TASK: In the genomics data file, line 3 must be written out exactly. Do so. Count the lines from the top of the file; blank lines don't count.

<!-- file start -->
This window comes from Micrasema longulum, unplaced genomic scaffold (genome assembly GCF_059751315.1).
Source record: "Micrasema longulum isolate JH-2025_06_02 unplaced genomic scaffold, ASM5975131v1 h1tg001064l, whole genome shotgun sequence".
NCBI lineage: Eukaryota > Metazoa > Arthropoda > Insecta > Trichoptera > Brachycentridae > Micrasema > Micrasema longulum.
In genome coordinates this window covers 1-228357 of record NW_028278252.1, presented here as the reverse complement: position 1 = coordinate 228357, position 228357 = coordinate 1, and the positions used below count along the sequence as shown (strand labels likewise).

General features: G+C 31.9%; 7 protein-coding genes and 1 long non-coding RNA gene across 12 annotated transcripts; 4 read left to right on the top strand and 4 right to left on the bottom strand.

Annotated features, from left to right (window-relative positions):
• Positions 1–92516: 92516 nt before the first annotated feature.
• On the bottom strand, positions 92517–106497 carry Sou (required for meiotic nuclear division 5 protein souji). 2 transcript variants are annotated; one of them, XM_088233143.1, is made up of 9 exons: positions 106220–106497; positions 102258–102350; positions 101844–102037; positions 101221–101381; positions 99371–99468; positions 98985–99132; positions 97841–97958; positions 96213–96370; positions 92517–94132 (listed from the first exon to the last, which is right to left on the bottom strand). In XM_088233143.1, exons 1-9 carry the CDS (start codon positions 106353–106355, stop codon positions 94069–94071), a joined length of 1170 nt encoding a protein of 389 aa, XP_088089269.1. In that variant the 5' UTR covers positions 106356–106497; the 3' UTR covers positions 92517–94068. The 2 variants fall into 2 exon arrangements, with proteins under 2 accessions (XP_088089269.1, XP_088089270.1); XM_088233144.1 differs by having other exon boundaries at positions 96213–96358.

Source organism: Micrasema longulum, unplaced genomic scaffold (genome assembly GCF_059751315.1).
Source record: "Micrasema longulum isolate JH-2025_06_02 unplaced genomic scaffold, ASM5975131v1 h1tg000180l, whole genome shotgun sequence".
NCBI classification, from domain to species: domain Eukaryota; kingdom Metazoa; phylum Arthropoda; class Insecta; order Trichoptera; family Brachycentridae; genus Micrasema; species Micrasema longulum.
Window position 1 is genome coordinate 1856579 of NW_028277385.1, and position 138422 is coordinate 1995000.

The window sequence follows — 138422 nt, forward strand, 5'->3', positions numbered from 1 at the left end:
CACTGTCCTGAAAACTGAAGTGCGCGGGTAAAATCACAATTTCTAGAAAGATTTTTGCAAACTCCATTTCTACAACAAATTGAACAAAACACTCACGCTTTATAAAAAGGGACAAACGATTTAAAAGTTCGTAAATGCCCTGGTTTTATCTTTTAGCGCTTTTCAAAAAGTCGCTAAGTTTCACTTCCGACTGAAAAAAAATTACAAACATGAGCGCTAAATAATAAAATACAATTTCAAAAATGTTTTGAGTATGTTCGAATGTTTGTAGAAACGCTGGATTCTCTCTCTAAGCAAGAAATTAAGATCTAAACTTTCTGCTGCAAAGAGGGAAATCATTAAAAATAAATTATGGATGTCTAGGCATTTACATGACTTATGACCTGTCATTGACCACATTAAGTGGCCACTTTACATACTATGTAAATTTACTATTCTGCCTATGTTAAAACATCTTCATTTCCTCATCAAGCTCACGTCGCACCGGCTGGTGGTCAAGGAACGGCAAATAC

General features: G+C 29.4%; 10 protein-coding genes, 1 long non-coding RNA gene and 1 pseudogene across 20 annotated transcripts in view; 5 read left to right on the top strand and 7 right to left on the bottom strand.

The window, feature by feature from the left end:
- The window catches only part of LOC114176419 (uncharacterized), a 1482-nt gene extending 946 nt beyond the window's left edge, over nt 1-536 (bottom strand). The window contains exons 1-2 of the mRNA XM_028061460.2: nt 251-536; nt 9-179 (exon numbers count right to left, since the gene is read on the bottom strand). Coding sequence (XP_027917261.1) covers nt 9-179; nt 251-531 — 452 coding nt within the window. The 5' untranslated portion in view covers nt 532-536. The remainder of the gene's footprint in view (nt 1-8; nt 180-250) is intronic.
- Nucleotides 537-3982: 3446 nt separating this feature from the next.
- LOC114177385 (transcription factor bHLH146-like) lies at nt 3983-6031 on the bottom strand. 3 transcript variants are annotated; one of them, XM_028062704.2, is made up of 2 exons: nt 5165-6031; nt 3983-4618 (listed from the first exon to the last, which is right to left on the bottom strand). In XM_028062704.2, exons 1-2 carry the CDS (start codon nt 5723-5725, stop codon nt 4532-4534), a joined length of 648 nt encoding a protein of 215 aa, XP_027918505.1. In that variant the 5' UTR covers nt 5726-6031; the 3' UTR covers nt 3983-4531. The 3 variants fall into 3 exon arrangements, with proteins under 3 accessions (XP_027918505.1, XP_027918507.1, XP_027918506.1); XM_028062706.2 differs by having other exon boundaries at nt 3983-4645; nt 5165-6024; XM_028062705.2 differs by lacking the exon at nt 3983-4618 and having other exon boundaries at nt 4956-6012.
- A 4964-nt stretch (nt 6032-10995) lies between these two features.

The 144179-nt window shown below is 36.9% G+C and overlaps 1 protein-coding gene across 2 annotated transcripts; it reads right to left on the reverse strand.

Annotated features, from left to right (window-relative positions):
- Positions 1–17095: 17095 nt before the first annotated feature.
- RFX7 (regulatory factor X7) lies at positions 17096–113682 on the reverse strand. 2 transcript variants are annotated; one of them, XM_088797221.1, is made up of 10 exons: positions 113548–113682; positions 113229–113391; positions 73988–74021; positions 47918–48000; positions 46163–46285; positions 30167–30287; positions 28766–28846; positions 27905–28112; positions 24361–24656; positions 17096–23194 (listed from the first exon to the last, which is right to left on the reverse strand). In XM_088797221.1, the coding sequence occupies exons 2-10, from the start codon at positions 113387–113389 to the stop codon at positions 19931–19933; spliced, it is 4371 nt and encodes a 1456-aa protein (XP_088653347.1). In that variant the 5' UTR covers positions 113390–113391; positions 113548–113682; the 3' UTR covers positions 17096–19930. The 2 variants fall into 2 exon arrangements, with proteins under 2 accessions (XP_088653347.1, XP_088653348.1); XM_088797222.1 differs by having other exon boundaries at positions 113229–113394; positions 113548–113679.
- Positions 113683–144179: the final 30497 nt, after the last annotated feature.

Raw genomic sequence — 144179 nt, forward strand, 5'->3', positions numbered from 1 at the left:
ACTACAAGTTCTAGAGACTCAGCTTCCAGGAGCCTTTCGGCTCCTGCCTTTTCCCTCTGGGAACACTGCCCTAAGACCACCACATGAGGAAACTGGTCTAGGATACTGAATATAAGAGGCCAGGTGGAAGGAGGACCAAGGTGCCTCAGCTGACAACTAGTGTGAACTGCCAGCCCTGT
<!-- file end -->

NCBI lineage: Eukaryota > Metazoa > Arthropoda > Insecta > Trichoptera > Brachycentridae > Micrasema > Micrasema longulum.